Animals are Family Too

Seth Victor

          This past week I attended the 2010 New Jersey State Bar Association Annual Meeting and Convention in Atlantic City. I had a very enjoyable time, and while I think part of holding the event in Atlantic City is to entice lawyers to come and make a holiday of it, I was there strictly to attend the seminars (and maybe have some fried oreos on the boardwalk). The lectures did not disappoint. My Thursday started at 8:00am. I know of no law school courses that are scheduled for 8:00am because no student, or law professor, wants to be thinking critically that early. When, however, you have an intriguing discussion awaiting you with some of the top names in animal law, you find ways to perk up. Thus I found myself in “Animal are Family Too,” sponsored by the NJ Animal Law Committee.    Continue reading

Thinking About Dogs

Bruce Wagman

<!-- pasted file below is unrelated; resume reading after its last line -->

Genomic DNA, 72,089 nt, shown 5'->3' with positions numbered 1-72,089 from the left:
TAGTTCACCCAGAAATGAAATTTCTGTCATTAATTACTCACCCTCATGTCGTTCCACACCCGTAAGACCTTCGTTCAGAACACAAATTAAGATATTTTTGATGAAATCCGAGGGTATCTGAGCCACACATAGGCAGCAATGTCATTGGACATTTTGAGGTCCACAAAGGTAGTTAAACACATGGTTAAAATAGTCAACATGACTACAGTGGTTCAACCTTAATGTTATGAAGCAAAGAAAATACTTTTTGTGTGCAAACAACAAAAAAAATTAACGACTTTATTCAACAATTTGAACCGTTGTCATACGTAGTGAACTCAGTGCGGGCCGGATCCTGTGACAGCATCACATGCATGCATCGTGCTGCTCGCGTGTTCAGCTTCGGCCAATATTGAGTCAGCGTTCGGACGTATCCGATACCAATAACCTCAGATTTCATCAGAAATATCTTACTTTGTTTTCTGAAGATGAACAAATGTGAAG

I have had dogs on my mind lately.  They are the main players in many of my (and many animal lawyers’) cases, and they are the species I get the most calls about.  This week I had a call about a sheep owner shooting a roaming dog, with the caller wondering about the implication of the California statute that allows a livestock owner to shoot any dog on his land, even if the dog is nowhere near livestock, Cal. Food and Agric. Code section 31103, and the case that upheld the broad scope of that statute, Katsaris v. Cook, 180 Cal. App. 3d 256 (Cal. App. 1986).  I talked earlier in the year with a lawyer who convinced a court that her client’s dog breeding operation was a livestock facility, United States v. Park, 536 F.3d 1058 (9th Cir. 2008), on remand, 2009 WL 2949333 (D. Idaho).  The irony of that case seemed to escape everyone involved.  The issue in the case was whether this breeding operation could operate on land with a federal easement.  “Livestock operations” were allowed to do so.  So the interesting point of the ruling for me is the conclusion that breeders are in fact just like factory (livestock) farmers and others who operate commercial operations, use animals for profit, and in the short and long run contribute directly to the death of thousands of animals in shelters around the country.  When someone buys a dog from a breeder, they automatically kill a dog in a shelter who could have been saved – “buy one, get one killed,” as one of my t-shirts says.  The math is simple and can’t be denied; if a new dog if brought into the world for profit, and given to someone who has room for a dog, then that breed dog replaces the life of a dog in a shelter, who will then be gassed, injected or otherwise summarily wiped off the planet, dying sad and alone and wondering why.    Continue reading